We're transcribed another session from our recent Money Fund Symposium, which was held last month in Atlanta. Today, we excerpt from the opening day's "Private Money Funds, SMAs and ETFs" session, which featured Alex Roever from J.P. Morgan Securities, Deborah Cunningham of Federated Investors, and Rich Mejzak of BlackRock. Their session discusses the world of "Alt-Cash," options fund providers have launched in the hopes of becoming a possible successor to Prime money funds. Watch for quotes from Symposium's keynote with Invesco's CEO Martin Flanagan in the pending Money Fund Intelligence and watch for more coverage in coming days. (Crane Data subscribers and conference attendees may access the recordings, Powerpoints and final binder via our "Money Fund Symposium 2017 Download Center.)

Roever asks in his intro, "What are some of the new developments in the wake of money market reform? We are going to talk about some of those products today, although, some of them aren't really substitutes for money funds.... They are complementary products in some ways. We are going to talk a little bit about private money funds, ETFs, and SMAs.... I don't have much data on private money funds, but on ETFs, short term funds, and SMAs I have a little more. [See Roever's slides here.] Looking at other asset classes, moving further down the table, the [short-term bond] mutual fund and ETF space is somewhere just north of ... half a trillion dollars. [T]he big space is short term credit, where most of the money is. Sec lending is still running somewhere in the order of about $550-600 billion dollars.... [You have] government investment pools, and separately managed liquidity accounts is a sector we know is at least $250 billion.... But [it's] not a very transparent sector, so it is hard to see flows going in and out."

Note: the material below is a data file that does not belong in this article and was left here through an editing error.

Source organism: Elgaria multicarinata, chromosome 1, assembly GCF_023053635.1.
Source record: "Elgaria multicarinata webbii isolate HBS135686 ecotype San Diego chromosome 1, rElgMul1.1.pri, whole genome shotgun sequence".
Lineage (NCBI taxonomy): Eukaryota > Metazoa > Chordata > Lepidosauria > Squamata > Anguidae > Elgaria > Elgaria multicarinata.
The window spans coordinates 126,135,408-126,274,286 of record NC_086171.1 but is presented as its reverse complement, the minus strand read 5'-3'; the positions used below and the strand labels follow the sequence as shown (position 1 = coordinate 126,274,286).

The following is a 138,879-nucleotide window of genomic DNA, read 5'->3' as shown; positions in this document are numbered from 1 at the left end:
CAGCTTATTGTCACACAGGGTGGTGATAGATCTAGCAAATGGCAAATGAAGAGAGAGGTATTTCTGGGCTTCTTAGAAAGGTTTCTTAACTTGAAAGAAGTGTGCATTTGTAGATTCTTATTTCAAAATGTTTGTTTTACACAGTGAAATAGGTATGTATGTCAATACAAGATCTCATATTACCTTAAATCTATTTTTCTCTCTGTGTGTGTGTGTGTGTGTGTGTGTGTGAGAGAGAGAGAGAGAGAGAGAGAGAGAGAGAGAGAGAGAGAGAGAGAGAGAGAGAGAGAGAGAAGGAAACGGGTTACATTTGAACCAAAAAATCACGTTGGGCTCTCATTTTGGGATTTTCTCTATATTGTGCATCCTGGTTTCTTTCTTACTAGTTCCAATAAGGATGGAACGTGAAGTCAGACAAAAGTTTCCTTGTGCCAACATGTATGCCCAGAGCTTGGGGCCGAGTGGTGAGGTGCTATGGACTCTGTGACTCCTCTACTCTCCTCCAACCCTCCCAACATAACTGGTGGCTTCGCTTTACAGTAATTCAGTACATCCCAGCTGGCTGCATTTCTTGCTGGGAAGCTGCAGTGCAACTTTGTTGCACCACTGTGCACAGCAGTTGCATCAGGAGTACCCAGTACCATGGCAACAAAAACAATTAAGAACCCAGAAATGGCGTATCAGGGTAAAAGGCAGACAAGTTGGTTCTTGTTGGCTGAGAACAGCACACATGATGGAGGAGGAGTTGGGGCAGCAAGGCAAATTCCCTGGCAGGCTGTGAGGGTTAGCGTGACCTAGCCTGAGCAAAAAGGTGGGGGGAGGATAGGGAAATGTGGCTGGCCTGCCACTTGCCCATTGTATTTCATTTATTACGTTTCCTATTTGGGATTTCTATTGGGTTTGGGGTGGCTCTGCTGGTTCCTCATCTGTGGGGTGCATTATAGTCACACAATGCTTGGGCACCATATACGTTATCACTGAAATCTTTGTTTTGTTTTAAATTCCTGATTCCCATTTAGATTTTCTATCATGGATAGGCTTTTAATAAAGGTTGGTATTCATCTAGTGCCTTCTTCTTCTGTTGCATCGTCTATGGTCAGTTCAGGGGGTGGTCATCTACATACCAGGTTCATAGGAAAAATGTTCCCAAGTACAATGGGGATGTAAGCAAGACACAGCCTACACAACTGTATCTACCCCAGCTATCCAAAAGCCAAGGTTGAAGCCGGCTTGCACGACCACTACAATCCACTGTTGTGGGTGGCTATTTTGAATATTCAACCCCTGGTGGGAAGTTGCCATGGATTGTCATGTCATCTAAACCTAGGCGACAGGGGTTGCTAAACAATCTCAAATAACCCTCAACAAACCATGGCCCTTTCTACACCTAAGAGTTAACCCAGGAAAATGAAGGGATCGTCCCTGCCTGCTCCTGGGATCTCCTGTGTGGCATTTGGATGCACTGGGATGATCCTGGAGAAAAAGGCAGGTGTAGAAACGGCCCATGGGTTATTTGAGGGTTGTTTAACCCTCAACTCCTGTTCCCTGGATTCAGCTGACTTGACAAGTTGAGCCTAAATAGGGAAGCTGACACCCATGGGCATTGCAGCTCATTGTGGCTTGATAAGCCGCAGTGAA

He continues, "Back to the fund space for a minute, just to talk a little bit about market structure. `On the top we have ultra-short bond fund sizes, and on the bottom here we have short term bond fund sizes, split into open ends [and] ETFs. ETFs get a lot of focus these days, they are sort of the hot product across fixed income and a lot of other sectors. Even though there are some relatively large ones they still are small relative to the open end business. In both cases though, market structure is such that there is a lot of concentration.... I think particularly in the case of the short-term funds, there are a lot of very small competitors."